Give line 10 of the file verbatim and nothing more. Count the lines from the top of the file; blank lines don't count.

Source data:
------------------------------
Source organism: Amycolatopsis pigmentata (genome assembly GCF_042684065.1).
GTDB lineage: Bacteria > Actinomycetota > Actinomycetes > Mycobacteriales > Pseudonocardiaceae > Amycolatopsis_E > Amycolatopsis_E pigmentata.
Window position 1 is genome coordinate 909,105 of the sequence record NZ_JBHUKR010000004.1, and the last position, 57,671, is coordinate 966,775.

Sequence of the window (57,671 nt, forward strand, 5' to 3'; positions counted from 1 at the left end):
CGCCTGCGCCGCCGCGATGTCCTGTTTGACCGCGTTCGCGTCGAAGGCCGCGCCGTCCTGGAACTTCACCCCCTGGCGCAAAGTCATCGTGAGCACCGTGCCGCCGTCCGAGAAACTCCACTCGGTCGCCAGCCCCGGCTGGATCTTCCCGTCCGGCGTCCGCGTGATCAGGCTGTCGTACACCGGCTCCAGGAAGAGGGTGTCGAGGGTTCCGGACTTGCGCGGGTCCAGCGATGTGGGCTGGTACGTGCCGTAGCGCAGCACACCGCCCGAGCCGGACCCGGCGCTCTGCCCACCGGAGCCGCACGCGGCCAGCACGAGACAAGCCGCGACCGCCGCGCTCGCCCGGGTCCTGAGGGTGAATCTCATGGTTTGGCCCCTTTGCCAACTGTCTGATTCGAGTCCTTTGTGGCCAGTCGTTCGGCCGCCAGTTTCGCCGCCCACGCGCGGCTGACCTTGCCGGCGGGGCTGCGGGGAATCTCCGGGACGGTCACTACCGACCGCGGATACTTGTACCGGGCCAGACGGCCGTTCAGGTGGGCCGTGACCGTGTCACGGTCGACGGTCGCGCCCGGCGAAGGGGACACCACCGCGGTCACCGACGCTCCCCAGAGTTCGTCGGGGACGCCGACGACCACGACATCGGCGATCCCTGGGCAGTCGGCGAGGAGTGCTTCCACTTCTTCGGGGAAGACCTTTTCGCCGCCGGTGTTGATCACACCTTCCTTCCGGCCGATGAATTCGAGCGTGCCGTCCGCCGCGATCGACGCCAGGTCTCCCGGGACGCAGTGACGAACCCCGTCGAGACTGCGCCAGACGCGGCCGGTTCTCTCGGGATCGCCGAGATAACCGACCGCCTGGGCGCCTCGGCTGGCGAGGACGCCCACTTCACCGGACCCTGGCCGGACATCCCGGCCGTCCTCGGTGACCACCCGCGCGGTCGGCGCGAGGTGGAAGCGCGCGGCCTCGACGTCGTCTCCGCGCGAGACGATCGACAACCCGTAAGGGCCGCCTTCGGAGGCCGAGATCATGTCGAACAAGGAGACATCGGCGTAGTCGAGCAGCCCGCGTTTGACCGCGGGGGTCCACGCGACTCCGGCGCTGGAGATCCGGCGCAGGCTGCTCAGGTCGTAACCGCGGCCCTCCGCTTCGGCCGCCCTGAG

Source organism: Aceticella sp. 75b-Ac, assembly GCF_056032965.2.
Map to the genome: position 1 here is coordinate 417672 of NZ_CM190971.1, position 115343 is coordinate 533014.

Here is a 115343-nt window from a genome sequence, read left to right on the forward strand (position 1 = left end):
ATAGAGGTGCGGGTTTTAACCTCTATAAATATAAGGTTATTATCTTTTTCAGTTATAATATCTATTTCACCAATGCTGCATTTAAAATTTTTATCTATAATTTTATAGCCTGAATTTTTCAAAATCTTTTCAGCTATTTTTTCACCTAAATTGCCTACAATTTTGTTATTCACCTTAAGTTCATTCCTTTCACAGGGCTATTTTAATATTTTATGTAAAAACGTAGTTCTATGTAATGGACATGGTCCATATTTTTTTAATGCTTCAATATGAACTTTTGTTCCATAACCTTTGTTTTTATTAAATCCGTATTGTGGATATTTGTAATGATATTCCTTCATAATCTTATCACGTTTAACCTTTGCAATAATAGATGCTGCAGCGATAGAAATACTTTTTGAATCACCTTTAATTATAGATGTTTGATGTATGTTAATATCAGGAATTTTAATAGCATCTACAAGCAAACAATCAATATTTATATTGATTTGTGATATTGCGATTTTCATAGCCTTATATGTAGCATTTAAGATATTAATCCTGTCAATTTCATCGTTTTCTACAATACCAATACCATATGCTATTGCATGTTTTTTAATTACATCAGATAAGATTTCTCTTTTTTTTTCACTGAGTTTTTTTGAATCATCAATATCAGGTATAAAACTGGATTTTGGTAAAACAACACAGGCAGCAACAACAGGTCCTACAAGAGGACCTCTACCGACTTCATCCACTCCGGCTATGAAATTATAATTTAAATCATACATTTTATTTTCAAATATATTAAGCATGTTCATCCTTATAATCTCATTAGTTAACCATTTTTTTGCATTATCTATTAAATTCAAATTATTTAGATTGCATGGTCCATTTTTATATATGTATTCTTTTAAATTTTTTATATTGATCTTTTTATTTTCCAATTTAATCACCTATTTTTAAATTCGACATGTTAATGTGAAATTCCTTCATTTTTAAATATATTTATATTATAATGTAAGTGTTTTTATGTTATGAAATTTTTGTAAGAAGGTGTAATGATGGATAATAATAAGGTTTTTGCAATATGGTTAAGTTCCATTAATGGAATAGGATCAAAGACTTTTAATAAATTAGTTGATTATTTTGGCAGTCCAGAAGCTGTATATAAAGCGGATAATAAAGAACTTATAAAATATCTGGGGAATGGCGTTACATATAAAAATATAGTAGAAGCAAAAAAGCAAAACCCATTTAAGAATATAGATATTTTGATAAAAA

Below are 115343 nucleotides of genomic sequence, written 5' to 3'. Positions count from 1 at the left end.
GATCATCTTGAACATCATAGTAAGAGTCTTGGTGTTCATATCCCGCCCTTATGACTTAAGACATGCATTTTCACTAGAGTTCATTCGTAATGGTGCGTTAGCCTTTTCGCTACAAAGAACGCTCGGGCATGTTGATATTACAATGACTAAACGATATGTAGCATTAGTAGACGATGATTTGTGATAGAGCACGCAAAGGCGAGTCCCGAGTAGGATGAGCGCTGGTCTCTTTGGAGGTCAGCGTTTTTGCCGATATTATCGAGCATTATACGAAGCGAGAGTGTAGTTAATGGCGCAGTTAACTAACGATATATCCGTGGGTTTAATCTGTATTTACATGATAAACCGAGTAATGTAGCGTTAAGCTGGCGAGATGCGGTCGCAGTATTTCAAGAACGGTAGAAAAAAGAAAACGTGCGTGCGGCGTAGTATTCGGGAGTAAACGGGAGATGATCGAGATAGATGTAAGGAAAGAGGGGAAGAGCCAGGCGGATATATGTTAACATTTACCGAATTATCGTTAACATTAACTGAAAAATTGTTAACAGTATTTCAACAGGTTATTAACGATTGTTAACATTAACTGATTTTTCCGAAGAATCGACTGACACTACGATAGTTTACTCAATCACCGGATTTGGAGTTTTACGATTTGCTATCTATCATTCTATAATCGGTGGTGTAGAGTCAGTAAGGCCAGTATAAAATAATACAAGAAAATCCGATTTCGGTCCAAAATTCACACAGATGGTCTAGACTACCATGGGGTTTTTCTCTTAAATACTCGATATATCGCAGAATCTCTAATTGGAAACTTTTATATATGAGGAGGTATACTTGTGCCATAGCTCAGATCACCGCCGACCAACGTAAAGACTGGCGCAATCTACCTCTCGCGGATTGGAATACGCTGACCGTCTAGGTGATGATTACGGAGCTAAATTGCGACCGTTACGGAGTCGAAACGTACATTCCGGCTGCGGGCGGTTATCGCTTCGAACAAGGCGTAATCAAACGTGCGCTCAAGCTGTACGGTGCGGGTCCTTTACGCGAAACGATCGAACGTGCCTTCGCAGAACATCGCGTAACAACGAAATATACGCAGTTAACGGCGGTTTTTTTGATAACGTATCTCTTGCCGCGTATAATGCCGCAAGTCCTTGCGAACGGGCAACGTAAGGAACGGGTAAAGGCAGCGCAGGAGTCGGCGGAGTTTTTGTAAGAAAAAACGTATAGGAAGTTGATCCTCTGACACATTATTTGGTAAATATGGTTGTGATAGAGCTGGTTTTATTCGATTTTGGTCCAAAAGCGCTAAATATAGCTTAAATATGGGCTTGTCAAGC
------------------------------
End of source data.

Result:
Below are 115343 nucleotides of genomic sequence, written 5' to 3'. Positions count from 1 at the left end.